The picture they show is actually a picture of a picture: it features a photo of Mr. Westergaard holding his lap top and on the screen is an image of his Turban Bomb MoToon. See for yourself.

Nonetheless, it is a step forward for the MSM since until now they’ve refused to show anything at all. The Sun Times will no doubt hear from the Loony Left for encouraging Islamophobes.

Meanwhile, back at the plot:
- - - - - - - - -
When [Headley- Gilani] was arrested, FBI agents found a memory stick on him that contained 10 surveillance videos, including footage of the newspaper office and Danish military barracks, the complaint said.

What remains a mystery is how they actually planned to get their explosives and weapons to Denmark to carry out their various plans for killing people and blowing things up. Do you think they had Danish immigrant helpers? The reports have mentioned that three other men are involved.

Westergaard was told Tuesday of the alleged plot to kill him.

“I feel confident and safe in my private life,” Westergaard said. “I’m angry because I have to live with threats, just because I have done my job. PET [police intelligence] has advised me to keep a low profile and don’t give statements. I will follow that, but I’m allowed to say that I’m angry.”

It turns out that the “Canadian” Pakistani native was prosperous:

Rana owns several businesses, including First World Immigration Services, which has offices on Devon Avenue in Chicago, New York and Toronto, as well as a meat-processing plant in Downstate Kinsman. That plant is used to slaughter goats and sheep per Muslim religious requirements.

Isn’t that special? He was obviously concerned to follow the halal requirements of The Religion of Peace.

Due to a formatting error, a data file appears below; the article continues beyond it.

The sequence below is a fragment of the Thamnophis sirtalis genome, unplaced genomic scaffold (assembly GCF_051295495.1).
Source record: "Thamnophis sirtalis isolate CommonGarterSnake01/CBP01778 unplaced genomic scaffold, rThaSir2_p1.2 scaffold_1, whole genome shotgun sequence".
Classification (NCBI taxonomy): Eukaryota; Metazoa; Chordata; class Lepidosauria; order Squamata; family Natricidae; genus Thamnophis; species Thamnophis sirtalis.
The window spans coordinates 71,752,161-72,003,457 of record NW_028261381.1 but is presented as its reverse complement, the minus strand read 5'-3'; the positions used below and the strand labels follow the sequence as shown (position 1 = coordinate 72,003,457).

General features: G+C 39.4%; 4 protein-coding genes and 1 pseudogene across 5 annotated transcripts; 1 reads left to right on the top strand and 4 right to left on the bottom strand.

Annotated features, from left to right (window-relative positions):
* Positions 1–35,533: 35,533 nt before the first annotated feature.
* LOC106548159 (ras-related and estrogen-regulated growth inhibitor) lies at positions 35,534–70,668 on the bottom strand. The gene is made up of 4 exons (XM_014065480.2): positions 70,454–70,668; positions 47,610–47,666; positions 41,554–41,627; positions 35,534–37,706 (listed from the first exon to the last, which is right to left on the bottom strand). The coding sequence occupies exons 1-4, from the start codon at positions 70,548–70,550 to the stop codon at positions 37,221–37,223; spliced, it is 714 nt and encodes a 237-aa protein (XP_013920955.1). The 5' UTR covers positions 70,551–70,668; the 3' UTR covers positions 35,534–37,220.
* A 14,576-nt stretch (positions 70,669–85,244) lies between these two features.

And now a word to “the community”:

Rana’s attorney asked the community to reserve judgment.

“Mr. Rana is a well-respected businessman in the Chicagoland community. He adamantly denies the charges and eagerly awaits his opportunity to contest them in court and to clear his and his family’s name,” said attorney Patrick Blegen. “We would ask that the community respect the fact that these are merely allegations and not proof.”

Now what particular “community” is supposed to reserve judgment here? Is it Mr. Westergaard’s and Mr. Rose’s community perhaps? Or perhaps the community of workers employed by Jyllands Posten who were going to be blown up?


kepiblanc said...

Hmm...Doesn't Kurt Westergaard own an original? - Why carry a laptop, where one can't see the bomb with the lit fuse?

Papa Whiskey said...

Dymphna --

I"m away from my files at the moment, but I can tell you that the Inquirer was one of four large American papers that printed at least one of the Motoons. The others were the now-defunct Rocky Mountain News (Denver), the Austin American-Statesman (Texas), and the Riverside Press-Enterprise (California). The East Valley Tribune (Arizona) demurred with the rest, prompting my eventual resignation in protest from its staff. (Although the Phoenix New Times did run a couple of them with an article on a local Muslim spokeswoman.)

Harper's magazine printed them all some time later with explanations of the gags behind each (some of which, being Danish in-jokes, were rather cryptic to non-residents of that country).

Dymphna said...


yeah, it was an imgae of an image. I guess that's all they dared do.


Papa Whiskey--

Thanks. I didn't know it was that extensive. And Harper's surprises me. The last time I read them (admittedly a while ago) they were quite left of center in their pov. Maybe freedom of the press trumped that.

They sure had more cojones than Yale Press.